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From placing your trust in them to tapping their opinions in decision-making situations, there are many ways to encourage and motivate your employees. — Getty Images/fizkes

Motivated employees can make the difference between the success and failure of a small business. Employees who feel engaged with their work have been shown to bring a 20% increase in sales through increased productivity. Inspired workers provide a better experience for your customers, stay with a company longer and score higher on nearly every performance metric.

Here are six smart ways to motivate your employees.

Include your employees in decision-making

When your employees understand your mission and vision, they will find deeper purpose in their daily tasks. Be transparent about your business goals and decisions. Encourage employees to offer their input at team meetings. Ask for honest feedback on any future growth plans or changes before you implement them. It will not only help your team find motivation in their work — it will also allow your team members to take ownership of business decisions.

Encourage out-of-the-box thinking

Employees can often find smarter ways to approach their tasks when given the freedom to explore new solutions on their own. By encouraging new ideas and giving employees creative autonomy, you can improve your business and gain a competitive advantage. One way to foster a creative environment is to ask employees to offer their own solution when faced with a business problem. This teaches your employees to problem solve and can help you grow from a business-as-usual mindset.

Make yourself approachable

Approachable managers work with their employees, not above them. One survey found that employees value an approachable manager over one who tries to coach them. The “open-door policy” is an old strategy, but one of the best ways to achieve approachability. Provide guidance and be flexible when someone makes a mistake; this can prevent your team from making unnecessary errors and keep morale high. Stay calm when you receive bad news and don’t “shoot the messenger.” Your ability to receive honest feedback is critical.

[Read more: Motivating Your Employees Means Understanding What Drives Them: Here's How to Figure It Out]

Ask for frequent and honest feedback

The exchange of feedback between you and your team members is a valuable process. Many employees value their managers’ feedback — with millennial employees typically leading this charge. However, asking employees for feedback on you is also a beneficial tactic. Regular one-on-one meetings are a great way to find out what motivates your workers, provides them with a space to give you their perspective on your performance, and, likewise, gives you the opportunity to offer career development and constructive advice to help them improve.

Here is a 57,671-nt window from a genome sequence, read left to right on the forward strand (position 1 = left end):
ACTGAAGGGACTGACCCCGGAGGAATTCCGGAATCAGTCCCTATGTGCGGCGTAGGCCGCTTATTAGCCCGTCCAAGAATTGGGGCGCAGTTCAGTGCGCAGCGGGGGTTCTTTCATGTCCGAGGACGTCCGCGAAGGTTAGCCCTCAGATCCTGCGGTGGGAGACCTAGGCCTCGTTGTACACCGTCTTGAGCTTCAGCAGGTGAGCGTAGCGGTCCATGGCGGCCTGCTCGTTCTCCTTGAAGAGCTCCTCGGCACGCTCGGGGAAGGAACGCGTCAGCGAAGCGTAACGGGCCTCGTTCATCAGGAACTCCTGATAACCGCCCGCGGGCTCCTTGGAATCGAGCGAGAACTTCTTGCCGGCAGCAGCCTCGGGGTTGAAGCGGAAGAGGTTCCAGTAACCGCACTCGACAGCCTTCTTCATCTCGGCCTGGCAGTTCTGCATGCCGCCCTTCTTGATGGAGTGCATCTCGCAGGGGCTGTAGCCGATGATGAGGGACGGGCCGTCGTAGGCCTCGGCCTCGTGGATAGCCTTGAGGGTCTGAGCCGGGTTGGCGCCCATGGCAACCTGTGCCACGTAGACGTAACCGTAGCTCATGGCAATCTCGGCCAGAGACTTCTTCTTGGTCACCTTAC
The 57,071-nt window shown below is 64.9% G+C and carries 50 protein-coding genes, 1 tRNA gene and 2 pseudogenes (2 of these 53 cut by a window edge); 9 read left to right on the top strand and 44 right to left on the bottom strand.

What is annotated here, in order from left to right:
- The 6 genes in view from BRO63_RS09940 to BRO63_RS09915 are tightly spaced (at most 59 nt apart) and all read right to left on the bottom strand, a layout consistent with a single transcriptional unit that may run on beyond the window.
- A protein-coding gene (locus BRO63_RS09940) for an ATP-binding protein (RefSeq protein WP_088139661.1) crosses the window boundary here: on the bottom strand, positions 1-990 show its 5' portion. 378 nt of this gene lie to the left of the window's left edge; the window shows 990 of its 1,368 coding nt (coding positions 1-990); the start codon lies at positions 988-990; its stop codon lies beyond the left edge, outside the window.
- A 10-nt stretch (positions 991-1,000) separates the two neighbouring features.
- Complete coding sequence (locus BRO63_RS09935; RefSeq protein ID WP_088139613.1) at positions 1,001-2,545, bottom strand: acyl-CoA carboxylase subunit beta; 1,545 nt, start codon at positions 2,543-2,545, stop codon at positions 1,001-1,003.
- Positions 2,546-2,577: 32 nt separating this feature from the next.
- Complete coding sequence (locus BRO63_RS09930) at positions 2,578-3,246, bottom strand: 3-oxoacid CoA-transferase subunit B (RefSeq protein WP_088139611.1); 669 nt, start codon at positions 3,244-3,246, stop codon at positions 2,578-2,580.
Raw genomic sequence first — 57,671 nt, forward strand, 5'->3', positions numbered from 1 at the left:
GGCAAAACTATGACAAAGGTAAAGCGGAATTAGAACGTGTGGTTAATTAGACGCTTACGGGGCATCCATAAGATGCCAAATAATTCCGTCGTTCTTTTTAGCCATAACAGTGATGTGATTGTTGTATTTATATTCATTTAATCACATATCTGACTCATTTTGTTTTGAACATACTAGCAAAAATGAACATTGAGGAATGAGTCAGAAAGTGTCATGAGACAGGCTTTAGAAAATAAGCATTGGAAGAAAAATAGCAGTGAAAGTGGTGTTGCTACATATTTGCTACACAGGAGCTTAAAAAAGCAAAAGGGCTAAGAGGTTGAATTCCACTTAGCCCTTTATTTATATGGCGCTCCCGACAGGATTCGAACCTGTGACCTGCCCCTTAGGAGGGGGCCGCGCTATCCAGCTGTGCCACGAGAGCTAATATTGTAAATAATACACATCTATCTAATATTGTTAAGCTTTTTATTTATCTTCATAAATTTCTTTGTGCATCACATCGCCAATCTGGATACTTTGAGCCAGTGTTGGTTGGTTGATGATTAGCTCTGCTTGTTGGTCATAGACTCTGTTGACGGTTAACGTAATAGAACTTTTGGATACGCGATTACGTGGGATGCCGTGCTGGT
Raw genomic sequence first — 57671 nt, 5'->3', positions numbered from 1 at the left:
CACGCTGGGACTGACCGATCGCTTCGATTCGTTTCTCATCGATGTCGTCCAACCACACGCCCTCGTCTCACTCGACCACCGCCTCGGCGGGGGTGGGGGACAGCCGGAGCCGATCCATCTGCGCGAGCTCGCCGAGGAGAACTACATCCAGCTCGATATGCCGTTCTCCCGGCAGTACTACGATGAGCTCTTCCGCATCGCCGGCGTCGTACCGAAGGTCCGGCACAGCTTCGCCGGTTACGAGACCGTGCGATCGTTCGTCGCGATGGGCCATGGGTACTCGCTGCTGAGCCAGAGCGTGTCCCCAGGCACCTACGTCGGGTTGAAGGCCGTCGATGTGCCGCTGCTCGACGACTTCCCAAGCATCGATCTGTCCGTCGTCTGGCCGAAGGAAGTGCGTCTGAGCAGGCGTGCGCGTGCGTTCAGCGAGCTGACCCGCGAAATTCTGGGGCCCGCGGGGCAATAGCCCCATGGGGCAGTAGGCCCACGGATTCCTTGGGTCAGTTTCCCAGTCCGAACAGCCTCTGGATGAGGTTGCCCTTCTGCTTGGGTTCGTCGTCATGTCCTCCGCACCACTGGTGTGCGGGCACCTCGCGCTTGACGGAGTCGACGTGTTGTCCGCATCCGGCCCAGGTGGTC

Employees who feel trusted with important aspects of your business are more likely to take ownership of their roles.

Provide fair compensation

High employee turnover can be one of the most damaging results of unmotivated employees. Make sure your team feels valued by offering fair compensation. Compensation is not limited to wages, either. It can also include benefits like paid leave or health insurance. Even low-cost perks can go a long way: While your small business may not have the resources of a sexy startup, find ways to make your employees feel valued. Retaining the best staff possible saves you money in the long run.

[Read more: The Best Employee Benefits for Keeping Workers Happy]

Trust your employees

Employees who feel trusted with important aspects of your business are more likely to take ownership of their roles. By creating a culture of trust, your employees will feel more motivated than if you were to micromanage them. Leaders who trust their teams and grant them autonomy are seen as more inspirational and trustworthy by their employees, which leads to higher job satisfaction and greater motivation in the workplace.

Celebrate milestones

It is important to realize that your company goals would not be reached without the smaller achievements of your employees. Celebrate milestones in your team, whether big or small. Appreciate the times your team rises to the challenge, whether it’s an employee completing their first sale or someone who has stayed with the company for a year. When employees feel valued, they will repay the favor.

CO— aims to bring you inspiration from leading respected experts. However, before making any business decision, you should consult a professional who can advise you based on your individual situation.

CO—is committed to helping you start, run and grow your small business. Learn more about the benefits of small business membership in the U.S. Chamber of Commerce, here.

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